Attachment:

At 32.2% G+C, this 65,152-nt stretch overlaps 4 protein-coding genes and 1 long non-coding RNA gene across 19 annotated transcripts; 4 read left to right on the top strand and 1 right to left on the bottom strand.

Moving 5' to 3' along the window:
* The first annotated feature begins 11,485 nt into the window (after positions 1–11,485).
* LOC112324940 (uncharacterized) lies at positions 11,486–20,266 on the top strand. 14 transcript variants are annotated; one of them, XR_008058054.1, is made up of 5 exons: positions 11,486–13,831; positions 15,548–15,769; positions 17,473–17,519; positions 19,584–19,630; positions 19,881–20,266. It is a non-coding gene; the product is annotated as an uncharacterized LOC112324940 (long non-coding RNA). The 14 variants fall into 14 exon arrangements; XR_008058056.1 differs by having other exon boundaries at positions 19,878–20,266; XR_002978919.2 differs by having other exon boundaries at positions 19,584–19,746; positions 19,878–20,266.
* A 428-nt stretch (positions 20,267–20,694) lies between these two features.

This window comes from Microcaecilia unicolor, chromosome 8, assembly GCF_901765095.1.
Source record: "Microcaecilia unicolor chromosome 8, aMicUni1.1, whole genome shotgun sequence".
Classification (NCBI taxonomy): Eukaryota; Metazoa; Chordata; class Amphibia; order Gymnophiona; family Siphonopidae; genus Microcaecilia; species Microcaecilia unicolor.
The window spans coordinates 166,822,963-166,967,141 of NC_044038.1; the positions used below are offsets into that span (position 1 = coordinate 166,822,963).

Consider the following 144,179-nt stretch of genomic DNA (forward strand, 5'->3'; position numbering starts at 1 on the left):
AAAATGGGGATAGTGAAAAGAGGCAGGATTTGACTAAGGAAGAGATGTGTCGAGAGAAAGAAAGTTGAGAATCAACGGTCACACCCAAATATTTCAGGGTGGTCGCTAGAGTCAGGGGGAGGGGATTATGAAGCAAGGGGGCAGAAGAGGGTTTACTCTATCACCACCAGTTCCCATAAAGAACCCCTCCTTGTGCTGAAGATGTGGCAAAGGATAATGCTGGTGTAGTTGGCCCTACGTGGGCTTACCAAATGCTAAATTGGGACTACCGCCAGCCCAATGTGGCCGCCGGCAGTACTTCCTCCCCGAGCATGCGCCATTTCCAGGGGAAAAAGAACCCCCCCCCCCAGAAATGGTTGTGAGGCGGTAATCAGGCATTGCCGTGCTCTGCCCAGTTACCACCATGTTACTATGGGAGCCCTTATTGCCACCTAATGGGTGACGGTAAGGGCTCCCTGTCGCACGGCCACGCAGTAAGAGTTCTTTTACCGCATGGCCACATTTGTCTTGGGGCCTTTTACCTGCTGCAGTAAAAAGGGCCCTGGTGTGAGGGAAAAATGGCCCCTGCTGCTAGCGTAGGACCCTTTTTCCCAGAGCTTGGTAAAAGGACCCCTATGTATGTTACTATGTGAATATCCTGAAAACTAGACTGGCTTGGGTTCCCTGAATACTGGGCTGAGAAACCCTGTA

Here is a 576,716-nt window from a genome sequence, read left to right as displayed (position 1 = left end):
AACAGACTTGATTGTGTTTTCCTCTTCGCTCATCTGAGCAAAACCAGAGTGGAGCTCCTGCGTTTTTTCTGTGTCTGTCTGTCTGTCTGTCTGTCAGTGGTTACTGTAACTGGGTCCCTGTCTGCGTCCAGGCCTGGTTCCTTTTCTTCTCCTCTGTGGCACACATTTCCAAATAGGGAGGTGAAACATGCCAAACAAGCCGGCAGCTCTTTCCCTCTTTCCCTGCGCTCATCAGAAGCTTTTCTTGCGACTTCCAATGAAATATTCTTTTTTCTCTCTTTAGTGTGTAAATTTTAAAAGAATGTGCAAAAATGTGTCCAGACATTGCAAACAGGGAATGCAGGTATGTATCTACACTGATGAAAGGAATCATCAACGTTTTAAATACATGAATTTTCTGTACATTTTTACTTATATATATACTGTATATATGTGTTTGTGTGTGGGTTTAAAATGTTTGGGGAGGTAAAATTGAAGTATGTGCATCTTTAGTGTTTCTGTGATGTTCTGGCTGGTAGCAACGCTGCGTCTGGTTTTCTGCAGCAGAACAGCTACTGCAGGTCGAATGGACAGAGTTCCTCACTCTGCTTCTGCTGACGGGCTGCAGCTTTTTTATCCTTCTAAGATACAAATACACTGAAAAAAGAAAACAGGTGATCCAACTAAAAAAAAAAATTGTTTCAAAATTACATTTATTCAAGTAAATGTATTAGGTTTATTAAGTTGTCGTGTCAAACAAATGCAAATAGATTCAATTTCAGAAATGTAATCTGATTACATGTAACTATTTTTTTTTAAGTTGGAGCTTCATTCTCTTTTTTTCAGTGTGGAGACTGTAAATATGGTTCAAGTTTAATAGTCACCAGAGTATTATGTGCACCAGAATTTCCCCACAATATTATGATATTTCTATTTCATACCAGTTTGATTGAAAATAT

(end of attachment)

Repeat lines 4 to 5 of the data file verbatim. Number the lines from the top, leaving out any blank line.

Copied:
* LOC112324940 (uncharacterized) lies at positions 11,486–20,266 on the top strand. 14 transcript variants are annotated; one of them, XR_008058054.1, is made up of 5 exons: positions 11,486–13,831; positions 15,548–15,769; positions 17,473–17,519; positions 19,584–19,630; positions 19,881–20,266. It is a non-coding gene; the product is annotated as an uncharacterized LOC112324940 (long non-coding RNA). The 14 variants fall into 14 exon arrangements; XR_008058056.1 differs by having other exon boundaries at positions 19,878–20,266; XR_002978919.2 differs by having other exon boundaries at positions 19,584–19,746; positions 19,878–20,266.
* A 428-nt stretch (positions 20,267–20,694) lies between these two features.